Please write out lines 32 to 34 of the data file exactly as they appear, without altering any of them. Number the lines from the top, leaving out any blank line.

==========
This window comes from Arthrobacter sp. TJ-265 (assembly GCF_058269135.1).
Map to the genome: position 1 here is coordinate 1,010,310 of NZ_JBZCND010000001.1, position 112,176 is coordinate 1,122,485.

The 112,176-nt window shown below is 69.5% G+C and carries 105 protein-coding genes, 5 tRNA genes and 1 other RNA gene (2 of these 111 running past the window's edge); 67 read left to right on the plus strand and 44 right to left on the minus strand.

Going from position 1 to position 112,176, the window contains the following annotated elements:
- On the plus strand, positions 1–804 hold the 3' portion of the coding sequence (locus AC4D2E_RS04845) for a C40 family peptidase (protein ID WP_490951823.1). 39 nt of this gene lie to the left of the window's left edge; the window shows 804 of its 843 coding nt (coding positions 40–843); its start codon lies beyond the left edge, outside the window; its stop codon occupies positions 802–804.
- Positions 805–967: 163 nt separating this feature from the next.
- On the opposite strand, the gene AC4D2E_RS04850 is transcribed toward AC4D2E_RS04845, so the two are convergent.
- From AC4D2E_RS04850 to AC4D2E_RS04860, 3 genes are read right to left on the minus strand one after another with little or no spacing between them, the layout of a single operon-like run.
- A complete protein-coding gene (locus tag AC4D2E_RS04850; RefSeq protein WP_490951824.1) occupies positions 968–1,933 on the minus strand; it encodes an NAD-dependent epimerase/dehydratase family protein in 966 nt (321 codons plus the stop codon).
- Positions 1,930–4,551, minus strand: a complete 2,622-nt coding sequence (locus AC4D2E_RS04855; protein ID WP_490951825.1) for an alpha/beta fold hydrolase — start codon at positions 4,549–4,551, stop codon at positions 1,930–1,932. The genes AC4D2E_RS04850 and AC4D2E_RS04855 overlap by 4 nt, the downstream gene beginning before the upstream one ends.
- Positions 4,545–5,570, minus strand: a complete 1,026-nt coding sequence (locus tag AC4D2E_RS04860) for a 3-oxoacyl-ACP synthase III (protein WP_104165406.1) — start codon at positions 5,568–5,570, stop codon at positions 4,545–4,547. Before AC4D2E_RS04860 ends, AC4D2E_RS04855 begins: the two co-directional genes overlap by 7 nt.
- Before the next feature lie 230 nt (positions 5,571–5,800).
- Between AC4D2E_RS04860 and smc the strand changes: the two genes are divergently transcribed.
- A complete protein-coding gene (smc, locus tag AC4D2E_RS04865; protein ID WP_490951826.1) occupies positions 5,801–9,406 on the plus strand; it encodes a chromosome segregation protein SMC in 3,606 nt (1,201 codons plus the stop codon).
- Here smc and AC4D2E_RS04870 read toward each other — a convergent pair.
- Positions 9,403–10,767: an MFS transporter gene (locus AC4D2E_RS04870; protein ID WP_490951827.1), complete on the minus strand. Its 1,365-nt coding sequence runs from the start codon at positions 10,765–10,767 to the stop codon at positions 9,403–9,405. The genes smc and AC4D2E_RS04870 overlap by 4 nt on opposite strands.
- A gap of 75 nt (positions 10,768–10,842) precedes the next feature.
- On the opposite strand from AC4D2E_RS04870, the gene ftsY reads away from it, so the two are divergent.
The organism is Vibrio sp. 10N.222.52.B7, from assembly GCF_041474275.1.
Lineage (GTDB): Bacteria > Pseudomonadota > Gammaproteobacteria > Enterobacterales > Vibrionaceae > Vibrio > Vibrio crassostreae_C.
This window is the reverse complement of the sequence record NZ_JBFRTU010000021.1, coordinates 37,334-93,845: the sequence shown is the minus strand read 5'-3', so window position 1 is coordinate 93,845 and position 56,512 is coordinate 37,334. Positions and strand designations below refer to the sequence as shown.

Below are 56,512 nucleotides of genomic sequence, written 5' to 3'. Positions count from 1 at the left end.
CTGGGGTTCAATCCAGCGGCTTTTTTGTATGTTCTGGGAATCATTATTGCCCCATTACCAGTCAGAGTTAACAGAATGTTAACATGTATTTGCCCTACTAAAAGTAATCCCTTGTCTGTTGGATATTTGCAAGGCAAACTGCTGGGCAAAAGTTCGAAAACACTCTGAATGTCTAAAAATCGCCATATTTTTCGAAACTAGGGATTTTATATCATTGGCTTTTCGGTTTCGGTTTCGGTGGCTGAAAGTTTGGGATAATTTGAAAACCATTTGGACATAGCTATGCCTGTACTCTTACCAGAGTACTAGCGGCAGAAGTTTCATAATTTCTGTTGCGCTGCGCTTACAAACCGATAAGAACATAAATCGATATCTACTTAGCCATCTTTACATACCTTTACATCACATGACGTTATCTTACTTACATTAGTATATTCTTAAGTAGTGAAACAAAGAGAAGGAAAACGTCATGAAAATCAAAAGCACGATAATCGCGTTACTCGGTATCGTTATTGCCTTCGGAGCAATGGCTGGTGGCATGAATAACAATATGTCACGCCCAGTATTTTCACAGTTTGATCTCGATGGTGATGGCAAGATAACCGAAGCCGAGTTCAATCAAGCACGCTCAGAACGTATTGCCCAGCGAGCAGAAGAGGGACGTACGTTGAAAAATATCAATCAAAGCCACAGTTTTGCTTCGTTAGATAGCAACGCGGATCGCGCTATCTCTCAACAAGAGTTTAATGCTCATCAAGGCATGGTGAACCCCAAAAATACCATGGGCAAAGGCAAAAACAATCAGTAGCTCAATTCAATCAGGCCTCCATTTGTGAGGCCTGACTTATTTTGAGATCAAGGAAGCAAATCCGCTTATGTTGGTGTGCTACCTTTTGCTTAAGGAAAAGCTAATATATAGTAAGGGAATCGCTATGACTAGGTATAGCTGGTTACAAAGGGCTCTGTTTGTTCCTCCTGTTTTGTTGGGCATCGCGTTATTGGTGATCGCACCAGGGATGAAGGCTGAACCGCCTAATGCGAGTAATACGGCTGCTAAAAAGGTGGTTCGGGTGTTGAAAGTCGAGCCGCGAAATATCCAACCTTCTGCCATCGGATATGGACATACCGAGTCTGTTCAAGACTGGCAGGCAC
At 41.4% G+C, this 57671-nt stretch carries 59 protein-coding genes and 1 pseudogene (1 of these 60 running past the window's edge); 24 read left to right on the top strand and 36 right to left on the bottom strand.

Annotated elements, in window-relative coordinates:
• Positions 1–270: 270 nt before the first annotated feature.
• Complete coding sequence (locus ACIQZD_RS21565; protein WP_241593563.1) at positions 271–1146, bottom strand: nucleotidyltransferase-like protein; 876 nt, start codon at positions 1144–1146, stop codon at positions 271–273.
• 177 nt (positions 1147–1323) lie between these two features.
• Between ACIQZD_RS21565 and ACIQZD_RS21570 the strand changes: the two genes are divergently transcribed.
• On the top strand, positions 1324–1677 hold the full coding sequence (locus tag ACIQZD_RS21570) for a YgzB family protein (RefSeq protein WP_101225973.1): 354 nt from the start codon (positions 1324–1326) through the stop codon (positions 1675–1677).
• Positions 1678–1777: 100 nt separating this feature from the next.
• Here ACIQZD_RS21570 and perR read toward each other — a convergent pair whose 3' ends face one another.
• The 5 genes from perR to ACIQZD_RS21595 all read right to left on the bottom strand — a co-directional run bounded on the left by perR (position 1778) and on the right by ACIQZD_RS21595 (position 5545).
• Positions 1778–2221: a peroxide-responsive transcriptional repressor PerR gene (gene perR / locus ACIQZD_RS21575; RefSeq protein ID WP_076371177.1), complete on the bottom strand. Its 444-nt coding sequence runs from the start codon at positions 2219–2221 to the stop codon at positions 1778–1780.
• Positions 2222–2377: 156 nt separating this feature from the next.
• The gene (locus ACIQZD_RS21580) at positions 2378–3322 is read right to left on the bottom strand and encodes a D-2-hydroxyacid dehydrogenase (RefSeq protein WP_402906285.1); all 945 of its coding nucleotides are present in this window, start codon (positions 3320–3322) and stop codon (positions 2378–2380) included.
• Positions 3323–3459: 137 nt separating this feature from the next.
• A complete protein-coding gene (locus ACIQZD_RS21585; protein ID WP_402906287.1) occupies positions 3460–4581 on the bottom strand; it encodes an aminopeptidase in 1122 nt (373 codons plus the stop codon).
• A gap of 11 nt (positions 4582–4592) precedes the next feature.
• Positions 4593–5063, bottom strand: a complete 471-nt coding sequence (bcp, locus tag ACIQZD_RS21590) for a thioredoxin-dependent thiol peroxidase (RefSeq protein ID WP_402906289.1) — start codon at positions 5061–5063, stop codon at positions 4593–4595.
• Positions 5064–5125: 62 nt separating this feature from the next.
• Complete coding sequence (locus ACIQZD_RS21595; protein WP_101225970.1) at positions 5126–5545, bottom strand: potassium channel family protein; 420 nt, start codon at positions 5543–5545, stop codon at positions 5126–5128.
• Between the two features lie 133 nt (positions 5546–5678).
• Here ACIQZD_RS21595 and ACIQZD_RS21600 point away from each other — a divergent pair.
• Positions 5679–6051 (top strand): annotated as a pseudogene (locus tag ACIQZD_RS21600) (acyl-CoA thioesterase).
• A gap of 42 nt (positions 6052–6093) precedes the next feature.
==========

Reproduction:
• Here ACIQZD_RS21570 and perR read toward each other — a convergent pair whose 3' ends face one another.
• The 5 genes from perR to ACIQZD_RS21595 all read right to left on the bottom strand — a co-directional run bounded on the left by perR (position 1778) and on the right by ACIQZD_RS21595 (position 5545).
• Positions 1778–2221: a peroxide-responsive transcriptional repressor PerR gene (gene perR / locus ACIQZD_RS21575; RefSeq protein ID WP_076371177.1), complete on the bottom strand. Its 444-nt coding sequence runs from the start codon at positions 2219–2221 to the stop codon at positions 1778–1780.